The Framework for Creative Living: Health, Networking, and Growth

The Framework for Creative Living: Health, Networking, and Growth


If we are living the creative life in recovery, what does that look like?

How can we set up our life so as to enhance our chances at staying clean and sober? What is the framework for the creative life in recovery?

Traditional recovery frameworks

With traditional recovery, you might find a framework such as this:

1) Daily meetings

2) Sponsorship

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3) Stepwork / self discovery / inventory / journal writing / etc.

4) Recovery literature

Or you might find someone else who is using a different sort of framework:

1) One-on-one counseling or therapy sessions

2) Group therapy

3) Drug therapy or maintenance

4) Long term treatment

In each case, the person who is recovering uses a few main strategies as their recovery program. These strategies make up the framework of their recovery program, because it gives them a baseline of actions that they can engage in.

As we progress in recovery, our framework should shift towards something closer to this:

1) Helping others in recovery

2) Caring for our health – in all areas of our life (physical health, emotional balance, spiritually, etc.)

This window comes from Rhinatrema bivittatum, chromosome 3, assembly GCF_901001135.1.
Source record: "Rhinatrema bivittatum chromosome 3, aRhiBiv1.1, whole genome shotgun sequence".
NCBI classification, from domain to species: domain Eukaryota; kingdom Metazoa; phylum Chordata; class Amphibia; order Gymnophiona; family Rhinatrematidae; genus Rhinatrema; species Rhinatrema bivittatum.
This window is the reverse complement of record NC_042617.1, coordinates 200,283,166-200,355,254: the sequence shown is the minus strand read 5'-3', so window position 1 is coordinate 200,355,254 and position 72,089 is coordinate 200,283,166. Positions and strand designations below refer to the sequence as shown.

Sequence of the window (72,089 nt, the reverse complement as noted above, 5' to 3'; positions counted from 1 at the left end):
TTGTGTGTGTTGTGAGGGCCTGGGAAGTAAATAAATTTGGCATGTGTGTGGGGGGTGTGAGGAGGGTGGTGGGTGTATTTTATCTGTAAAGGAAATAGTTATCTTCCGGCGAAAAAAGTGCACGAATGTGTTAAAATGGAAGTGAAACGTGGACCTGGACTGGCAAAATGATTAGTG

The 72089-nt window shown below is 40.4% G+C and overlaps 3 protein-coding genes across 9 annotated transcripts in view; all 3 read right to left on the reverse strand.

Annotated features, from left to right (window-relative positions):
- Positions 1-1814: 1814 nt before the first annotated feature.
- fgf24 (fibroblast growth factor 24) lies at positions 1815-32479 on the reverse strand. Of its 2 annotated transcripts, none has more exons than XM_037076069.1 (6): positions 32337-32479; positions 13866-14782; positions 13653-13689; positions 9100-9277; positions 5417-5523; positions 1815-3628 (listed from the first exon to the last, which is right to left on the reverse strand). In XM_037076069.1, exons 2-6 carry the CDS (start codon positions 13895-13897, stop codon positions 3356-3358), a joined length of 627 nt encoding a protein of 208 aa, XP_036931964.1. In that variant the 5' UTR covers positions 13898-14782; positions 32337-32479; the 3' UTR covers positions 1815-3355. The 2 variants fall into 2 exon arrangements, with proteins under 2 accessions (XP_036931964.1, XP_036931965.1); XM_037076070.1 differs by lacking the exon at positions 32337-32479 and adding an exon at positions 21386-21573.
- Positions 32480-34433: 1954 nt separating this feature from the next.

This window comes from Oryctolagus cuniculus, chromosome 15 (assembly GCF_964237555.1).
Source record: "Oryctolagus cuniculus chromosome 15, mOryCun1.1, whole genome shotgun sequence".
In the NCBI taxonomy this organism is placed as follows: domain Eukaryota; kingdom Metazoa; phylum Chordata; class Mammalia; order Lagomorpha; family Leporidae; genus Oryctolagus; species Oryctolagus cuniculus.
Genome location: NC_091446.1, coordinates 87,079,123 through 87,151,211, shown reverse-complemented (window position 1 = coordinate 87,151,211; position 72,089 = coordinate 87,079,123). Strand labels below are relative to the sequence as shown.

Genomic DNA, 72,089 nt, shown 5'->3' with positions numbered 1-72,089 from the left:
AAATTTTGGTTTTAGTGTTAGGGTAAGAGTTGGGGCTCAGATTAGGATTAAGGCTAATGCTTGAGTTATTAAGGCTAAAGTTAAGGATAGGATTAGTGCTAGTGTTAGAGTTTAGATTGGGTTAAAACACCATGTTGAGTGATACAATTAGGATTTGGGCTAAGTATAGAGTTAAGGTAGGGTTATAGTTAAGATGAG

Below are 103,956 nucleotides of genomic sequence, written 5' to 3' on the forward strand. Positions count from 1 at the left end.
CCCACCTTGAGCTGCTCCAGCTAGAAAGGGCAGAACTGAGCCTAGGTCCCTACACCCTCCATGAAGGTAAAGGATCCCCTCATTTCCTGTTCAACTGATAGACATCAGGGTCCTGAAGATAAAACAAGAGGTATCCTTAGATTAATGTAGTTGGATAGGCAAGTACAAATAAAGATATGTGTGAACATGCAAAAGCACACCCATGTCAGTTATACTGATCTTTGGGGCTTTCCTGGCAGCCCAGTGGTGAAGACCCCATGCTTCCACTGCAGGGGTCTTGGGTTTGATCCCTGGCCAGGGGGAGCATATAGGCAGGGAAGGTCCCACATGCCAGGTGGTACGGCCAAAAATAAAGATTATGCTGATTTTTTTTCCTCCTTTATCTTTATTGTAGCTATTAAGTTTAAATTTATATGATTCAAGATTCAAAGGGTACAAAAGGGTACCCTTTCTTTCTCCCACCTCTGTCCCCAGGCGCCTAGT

3) Seek personal growth

You will notice the framework gets a bit more broad at this point and that is fine. If you interview a group of people that all have at least 10 years in recovery, you will find a wide variety of recovery strategies. For example, one person might focus their program very heavily on meditation, while another might not meditate at all (but instead, uses daily exercise to accomplish much the same thing).

Other examples include looking at the different ways that people give back and help others. Some people will be heavily involved in the 12 step fellowships and sponsorship, while others might have other ways of connecting with people in recovery.

The framework you use for recovery is a set of basic guidelines that can point you in the right direction. But we each have to find our own path and make it our own as we learn a new way to live.

If you are very early in recovery I would not recommend that you try to figure out your entire life and organize such a framework yourself just yet. Better is to seek support from others and ask for suggestions on how to live at this stage of your recovery.

Later on when you get your footing in sobriety is the time when you can start to plan out your long term recovery and how you want to live. Doing this too early in the game almost always results in relapse. So you have to be careful in very early recovery. Take direction from others first, you can design your own plan later.


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